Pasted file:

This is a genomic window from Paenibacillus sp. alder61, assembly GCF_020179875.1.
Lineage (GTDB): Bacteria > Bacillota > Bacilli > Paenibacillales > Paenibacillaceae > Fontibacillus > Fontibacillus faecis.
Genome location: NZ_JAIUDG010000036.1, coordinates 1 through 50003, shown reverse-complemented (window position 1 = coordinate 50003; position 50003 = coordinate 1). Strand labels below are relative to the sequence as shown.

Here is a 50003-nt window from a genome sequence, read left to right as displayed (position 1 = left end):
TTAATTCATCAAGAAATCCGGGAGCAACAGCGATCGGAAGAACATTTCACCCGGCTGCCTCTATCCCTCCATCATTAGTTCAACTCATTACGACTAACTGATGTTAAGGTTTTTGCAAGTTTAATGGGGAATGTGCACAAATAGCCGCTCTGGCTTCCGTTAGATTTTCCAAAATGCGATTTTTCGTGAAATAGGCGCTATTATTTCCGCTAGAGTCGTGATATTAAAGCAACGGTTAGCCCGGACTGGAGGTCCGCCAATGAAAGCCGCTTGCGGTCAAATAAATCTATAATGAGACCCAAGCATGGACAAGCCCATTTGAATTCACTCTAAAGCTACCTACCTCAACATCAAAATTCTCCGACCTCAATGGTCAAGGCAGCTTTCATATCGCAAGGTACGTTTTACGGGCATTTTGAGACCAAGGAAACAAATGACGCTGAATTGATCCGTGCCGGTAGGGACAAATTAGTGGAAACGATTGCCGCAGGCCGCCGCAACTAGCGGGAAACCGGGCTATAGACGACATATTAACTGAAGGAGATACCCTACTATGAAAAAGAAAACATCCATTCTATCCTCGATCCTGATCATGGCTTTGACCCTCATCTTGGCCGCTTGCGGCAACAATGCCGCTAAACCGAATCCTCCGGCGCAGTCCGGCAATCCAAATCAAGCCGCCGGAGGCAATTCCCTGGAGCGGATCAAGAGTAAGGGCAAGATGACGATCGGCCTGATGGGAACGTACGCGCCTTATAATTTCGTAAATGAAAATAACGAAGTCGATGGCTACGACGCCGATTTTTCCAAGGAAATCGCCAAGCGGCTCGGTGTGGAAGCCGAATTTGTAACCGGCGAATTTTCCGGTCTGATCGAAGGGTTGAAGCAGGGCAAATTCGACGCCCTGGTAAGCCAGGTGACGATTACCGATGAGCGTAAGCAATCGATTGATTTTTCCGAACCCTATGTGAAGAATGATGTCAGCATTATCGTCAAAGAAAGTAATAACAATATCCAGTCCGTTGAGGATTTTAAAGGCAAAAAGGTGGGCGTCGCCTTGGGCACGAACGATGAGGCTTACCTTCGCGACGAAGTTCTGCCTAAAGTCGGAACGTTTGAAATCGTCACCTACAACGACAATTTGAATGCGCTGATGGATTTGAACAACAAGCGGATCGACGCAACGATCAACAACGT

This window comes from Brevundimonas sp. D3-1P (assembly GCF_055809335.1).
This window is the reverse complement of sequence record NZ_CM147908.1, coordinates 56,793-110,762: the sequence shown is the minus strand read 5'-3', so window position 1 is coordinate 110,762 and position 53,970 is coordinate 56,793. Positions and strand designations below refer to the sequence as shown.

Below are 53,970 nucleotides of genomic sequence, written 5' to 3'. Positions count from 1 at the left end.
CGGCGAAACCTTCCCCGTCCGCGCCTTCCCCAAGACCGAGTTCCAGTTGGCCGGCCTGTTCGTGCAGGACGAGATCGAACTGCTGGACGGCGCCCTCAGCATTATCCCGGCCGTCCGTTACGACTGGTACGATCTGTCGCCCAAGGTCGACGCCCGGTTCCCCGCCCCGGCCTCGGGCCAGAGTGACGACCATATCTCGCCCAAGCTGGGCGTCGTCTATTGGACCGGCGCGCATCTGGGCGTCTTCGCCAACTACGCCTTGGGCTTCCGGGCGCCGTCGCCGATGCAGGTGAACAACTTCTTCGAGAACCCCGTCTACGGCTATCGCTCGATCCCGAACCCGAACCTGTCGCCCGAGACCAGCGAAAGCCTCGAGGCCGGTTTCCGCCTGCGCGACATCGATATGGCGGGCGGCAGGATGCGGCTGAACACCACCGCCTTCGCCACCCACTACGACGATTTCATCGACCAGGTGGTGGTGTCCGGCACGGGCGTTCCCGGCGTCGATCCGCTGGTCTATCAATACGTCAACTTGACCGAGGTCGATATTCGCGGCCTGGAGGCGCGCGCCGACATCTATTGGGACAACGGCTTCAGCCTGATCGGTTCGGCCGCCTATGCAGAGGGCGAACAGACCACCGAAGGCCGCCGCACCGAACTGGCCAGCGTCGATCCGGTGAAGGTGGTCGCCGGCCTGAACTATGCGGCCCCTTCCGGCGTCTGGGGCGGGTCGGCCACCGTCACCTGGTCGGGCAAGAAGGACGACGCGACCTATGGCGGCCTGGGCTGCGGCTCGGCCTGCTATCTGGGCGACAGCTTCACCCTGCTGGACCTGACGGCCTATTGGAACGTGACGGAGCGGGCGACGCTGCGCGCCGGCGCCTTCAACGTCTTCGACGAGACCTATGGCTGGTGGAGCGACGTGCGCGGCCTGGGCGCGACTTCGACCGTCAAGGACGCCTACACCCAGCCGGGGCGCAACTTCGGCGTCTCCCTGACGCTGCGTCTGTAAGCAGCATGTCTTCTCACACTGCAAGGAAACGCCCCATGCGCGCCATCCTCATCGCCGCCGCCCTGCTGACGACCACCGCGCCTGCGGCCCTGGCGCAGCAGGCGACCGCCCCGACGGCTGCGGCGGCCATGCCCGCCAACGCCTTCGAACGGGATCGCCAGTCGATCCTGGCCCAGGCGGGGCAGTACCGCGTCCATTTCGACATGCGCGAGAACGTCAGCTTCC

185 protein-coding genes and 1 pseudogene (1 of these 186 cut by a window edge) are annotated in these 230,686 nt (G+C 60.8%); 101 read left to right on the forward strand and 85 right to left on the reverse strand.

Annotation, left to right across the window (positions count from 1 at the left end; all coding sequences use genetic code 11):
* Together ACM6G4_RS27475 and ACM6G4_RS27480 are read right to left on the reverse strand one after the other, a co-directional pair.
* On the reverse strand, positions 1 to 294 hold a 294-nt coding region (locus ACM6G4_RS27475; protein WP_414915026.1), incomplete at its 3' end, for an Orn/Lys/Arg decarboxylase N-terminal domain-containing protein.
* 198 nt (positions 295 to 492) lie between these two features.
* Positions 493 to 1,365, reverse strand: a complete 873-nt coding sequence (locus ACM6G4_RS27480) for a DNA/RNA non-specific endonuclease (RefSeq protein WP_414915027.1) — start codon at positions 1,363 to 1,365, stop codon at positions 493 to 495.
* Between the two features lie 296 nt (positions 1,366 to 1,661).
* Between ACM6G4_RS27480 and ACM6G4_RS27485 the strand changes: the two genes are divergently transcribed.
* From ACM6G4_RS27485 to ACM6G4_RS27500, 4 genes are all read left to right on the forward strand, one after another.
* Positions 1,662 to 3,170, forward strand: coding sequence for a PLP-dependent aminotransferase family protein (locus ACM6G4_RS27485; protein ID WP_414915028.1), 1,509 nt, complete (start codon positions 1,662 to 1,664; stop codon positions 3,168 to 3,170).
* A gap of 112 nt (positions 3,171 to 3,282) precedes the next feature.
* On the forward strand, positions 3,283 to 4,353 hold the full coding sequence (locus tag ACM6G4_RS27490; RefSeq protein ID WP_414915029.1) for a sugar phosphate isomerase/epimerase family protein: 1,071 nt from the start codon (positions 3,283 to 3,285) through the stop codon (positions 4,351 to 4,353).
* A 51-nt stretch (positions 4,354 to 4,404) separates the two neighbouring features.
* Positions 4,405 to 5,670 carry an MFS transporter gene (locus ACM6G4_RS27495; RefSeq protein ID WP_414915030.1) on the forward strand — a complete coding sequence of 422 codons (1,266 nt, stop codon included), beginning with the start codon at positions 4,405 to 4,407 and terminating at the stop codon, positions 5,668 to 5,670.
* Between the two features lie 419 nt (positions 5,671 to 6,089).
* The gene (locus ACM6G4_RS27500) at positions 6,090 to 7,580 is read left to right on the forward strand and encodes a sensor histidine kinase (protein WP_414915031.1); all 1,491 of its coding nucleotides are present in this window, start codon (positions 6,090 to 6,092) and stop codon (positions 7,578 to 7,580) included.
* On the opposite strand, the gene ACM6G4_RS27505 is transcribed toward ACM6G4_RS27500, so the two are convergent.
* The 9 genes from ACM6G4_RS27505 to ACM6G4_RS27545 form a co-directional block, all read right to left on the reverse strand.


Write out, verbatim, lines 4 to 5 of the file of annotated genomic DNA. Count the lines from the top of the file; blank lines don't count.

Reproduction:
Here is a 50003-nt window from a genome sequence, read left to right as displayed (position 1 = left end):
TTAATTCATCAAGAAATCCGGGAGCAACAGCGATCGGAAGAACATTTCACCCGGCTGCCTCTATCCCTCCATCATTAGTTCAACTCATTACGACTAACTGATGTTAAGGTTTTTGCAAGTTTAATGGGGAATGTGCACAAATAGCCGCTCTGGCTTCCGTTAGATTTTCCAAAATGCGATTTTTCGTGAAATAGGCGCTATTATTTCCGCTAGAGTCGTGATATTAAAGCAACGGTTAGCCCGGACTGGAGGTCCGCCAATGAAAGCCGCTTGCGGTCAAATAAATCTATAATGAGACCCAAGCATGGACAAGCCCATTTGAATTCACTCTAAAGCTACCTACCTCAACATCAAAATTCTCCGACCTCAATGGTCAAGGCAGCTTTCATATCGCAAGGTACGTTTTACGGGCATTTTGAGACCAAGGAAACAAATGACGCTGAATTGATCCGTGCCGGTAGGGACAAATTAGTGGAAACGATTGCCGCAGGCCGCCGCAACTAGCGGGAAACCGGGCTATAGACGACATATTAACTGAAGGAGATACCCTACTATGAAAAAGAAAACATCCATTCTATCCTCGATCCTGATCATGGCTTTGACCCTCATCTTGGCCGCTTGCGGCAACAATGCCGCTAAACCGAATCCTCCGGCGCAGTCCGGCAATCCAAATCAAGCCGCCGGAGGCAATTCCCTGGAGCGGATCAAGAGTAAGGGCAAGATGACGATCGGCCTGATGGGAACGTACGCGCCTTATAATTTCGTAAATGAAAATAACGAAGTCGATGGCTACGACGCCGATTTTTCCAAGGAAATCGCCAAGCGGCTCGGTGTGGAAGCCGAATTTGTAACCGGCGAATTTTCCGGTCTGATCGAAGGGTTGAAGCAGGGCAAATTCGACGCCCTGGTAAGCCAGGTGACGATTACCGATGAGCGTAAGCAATCGATTGATTTTTCCGAACCCTATGTGAAGAATGATGTCAGCATTATCGTCAAAGAAAGTAATAACAATATCCAGTCCGTTGAGGATTTTAAAGGCAAAAAGGTGGGCGTCGCCTTGGGCACGAACGATGAGGCTTACCTTCGCGACGAAGTTCTGCCTAAAGTCGGAACGTTTGAAATCGTCACCTACAACGACAATTTGAATGCGCTGATGGATTTGAACAACAAGCGGATCGACGCAACGATCAACAACGT